12 Responses to To Cheer You Up in Difficult Times 31: Federico Ardila’s Four Axioms for Cultivating Diversity

  1. normanstresskopf says:

    Academia provides a sandbox for the advancement of society.

  2. Arseniy says:

    The first axiom does not contradict the laws of probability only if the density of mathematical talent is a delta function, I mean, it is zero everywhere.

  3. Alexander Barvinok says:

    Feel good axioms notwithstanding, here is a somber analysis of what is going on on the ground:

    • Gil Kalai says:

      Dear Sasha, thanks! I don’t think the issue here (in Ardilla’s approach) is “diversity over merit” but rather “merit through diversity”. I hope mathematics will flourish everywhere.

      • Alexander Barvinok says:

        Dear Gil,

        We all hope. Pesky reality, however, may be out of touch with our hopes. One can argue that the destructive policies described in the article by Deift, Jitomirskaya and Klainerman are just some unfortunate distortions of noble and virtuous ideas. Perhaps. Shouldn’t one ask then, why some ideas get distorted so easily and so frequently (and some other nice sounding ideas, such as communism, for example, seem to be distorted with terrible consequences every single time they are implemented on any sizable scale)?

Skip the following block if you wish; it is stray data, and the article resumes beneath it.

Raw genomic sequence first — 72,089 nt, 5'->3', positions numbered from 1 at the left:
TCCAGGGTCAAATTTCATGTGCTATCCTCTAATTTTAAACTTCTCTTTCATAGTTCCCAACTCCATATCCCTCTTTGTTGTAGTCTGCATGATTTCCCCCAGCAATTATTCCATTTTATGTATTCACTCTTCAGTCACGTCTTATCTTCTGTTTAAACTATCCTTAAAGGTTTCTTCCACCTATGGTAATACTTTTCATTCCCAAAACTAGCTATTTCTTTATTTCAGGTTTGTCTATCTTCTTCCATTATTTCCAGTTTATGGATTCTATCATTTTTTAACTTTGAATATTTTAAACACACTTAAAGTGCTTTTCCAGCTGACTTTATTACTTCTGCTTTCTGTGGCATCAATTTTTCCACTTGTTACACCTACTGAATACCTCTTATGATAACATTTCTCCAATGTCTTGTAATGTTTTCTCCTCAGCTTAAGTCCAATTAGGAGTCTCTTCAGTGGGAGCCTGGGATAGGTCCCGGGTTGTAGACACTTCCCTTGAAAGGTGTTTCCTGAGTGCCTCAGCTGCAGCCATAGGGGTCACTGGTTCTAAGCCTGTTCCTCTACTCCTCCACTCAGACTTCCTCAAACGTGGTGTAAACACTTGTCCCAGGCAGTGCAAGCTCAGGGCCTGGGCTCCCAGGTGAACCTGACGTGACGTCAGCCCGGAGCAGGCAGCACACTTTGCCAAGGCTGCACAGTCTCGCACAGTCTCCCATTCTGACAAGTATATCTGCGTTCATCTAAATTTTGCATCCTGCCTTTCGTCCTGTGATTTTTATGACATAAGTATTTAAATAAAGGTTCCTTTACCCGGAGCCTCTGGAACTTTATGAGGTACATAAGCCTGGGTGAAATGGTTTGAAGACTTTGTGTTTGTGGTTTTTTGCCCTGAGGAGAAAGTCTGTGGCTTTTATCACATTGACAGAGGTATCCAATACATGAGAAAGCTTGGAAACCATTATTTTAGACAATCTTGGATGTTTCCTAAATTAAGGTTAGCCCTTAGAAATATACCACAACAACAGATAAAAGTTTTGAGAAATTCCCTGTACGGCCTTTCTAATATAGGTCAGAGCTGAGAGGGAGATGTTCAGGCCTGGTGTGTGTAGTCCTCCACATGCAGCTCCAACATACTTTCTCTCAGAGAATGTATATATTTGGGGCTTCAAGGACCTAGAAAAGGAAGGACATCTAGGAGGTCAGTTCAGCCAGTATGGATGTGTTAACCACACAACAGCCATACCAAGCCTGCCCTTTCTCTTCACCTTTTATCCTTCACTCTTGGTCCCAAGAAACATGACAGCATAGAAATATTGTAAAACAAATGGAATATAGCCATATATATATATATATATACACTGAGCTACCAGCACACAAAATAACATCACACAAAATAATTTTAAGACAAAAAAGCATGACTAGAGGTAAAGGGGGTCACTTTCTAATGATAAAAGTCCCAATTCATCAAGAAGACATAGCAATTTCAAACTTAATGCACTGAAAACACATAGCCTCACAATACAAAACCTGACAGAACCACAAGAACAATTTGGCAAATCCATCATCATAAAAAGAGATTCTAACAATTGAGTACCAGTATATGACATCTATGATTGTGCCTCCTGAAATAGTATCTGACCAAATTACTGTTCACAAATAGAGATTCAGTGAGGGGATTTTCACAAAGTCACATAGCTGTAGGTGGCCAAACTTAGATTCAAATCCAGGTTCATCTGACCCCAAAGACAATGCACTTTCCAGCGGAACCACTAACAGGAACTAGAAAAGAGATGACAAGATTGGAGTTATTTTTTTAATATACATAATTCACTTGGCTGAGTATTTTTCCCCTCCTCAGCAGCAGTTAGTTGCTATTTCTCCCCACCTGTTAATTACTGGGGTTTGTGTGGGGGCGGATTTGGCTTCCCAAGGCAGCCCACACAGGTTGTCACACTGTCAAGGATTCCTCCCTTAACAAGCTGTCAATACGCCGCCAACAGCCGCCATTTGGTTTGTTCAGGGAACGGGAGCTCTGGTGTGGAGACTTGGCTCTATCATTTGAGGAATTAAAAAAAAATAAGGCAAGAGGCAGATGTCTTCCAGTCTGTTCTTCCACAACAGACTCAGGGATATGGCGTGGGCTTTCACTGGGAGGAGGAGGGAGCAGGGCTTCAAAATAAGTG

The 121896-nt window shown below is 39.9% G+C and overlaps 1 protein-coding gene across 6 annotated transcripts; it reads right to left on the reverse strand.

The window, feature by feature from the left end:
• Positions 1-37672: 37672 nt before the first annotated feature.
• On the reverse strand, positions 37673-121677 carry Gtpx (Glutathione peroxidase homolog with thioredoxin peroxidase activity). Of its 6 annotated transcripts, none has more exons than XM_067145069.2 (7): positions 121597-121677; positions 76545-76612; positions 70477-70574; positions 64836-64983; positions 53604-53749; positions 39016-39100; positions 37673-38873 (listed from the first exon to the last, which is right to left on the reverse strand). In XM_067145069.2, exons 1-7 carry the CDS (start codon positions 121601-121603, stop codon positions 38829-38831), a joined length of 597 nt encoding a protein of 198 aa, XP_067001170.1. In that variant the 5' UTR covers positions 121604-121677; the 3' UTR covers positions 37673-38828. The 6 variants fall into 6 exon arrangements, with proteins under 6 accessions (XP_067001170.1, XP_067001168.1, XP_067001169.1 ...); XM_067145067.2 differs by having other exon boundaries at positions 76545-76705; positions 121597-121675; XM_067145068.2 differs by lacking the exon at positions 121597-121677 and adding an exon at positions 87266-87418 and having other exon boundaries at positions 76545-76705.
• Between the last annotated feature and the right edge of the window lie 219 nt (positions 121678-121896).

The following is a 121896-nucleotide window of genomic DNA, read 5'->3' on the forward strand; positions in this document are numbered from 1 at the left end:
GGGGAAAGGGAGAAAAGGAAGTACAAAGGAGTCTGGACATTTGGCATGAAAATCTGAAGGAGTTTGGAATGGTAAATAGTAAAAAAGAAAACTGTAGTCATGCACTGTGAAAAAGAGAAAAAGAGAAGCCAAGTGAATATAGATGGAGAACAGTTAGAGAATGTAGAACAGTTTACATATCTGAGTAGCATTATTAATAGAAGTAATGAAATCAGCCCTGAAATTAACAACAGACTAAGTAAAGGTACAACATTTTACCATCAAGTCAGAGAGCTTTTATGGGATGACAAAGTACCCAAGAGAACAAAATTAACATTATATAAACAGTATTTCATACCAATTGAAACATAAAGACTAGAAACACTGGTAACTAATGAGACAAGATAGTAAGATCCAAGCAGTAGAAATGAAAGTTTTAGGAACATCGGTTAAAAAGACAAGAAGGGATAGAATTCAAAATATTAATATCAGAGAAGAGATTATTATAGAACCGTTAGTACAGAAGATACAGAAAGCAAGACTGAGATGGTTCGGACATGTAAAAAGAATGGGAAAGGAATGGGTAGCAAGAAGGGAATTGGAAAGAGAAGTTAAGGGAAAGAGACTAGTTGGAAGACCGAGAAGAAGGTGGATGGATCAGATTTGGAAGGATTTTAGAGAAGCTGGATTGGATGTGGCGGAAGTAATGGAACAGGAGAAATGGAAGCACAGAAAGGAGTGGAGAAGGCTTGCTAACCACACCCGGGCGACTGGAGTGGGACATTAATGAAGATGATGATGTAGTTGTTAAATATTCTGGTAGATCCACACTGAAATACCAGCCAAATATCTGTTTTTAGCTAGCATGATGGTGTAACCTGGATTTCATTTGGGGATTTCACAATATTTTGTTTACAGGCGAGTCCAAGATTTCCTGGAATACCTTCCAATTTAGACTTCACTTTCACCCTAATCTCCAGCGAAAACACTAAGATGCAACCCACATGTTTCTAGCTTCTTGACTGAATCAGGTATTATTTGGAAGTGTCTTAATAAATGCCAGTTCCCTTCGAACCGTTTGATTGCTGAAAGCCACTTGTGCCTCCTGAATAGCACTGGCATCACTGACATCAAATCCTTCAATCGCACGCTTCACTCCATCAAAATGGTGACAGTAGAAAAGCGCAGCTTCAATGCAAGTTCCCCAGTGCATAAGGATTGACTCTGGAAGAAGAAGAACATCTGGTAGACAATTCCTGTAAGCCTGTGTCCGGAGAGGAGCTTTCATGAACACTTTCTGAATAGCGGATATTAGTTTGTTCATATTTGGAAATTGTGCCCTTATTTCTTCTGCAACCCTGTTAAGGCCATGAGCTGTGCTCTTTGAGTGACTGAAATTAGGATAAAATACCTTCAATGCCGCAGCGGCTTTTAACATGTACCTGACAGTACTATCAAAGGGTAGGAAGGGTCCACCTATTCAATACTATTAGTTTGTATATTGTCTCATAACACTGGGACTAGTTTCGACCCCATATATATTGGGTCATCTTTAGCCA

This is not to question the work Federico is doing. It is the “sloganeering” component of the post that worries me.

      • Gil Kalai says:

        (Revised, and much shorterned) Wow, until you mentioned it is I didn’t even notice that the paper is written by Percy Deift, Svetlana Jitomirskaya, and Sergiu Klainerman (DJK)! My initial reaction is that I agree with the efforts to improve K-12 mathematical education, and I don’t share the authors’ concerns regarding diversity.

  4. Kevin says:

    Clearly nobody can literally believe Axiom 1. Really, *equally*? In *all* groups? The Ashkenazim included, for instance? What about, say, “the children of mathematics professors”? It’s preposterous for any interpretation of the term “mathematical talent” that doesn’t trivialize the phrase by equating mathematical talent with the potentialities encompassed in Axiom 2. It’s very frustrating that people with laudable goals and interesting projects can’t seem to stop themselves from saying things that make no sense, without even feeling the need to defend them. It is counterproductive to talk nonsense to mathematicians.

    • Gil Kalai says:

      Hi Kevin, Sure “Ashkenazim”  (namely Ashkenazic Jews) form a large group of the Israeli population and I firmly believe that they are not more talented (nor less talented) in mathematics compared with other groups in the Israeli society. 

      As for children of mathematics professors, this goes beyond the scope of Ardilla’s axioms. It is reasonable to think that on average they are more talented in mathematics compared to the general population but less talented in mathematics compared to their math professors parents. (By regression to the mean).

  5. Johan Aspegren says:

    It looks like science won this round.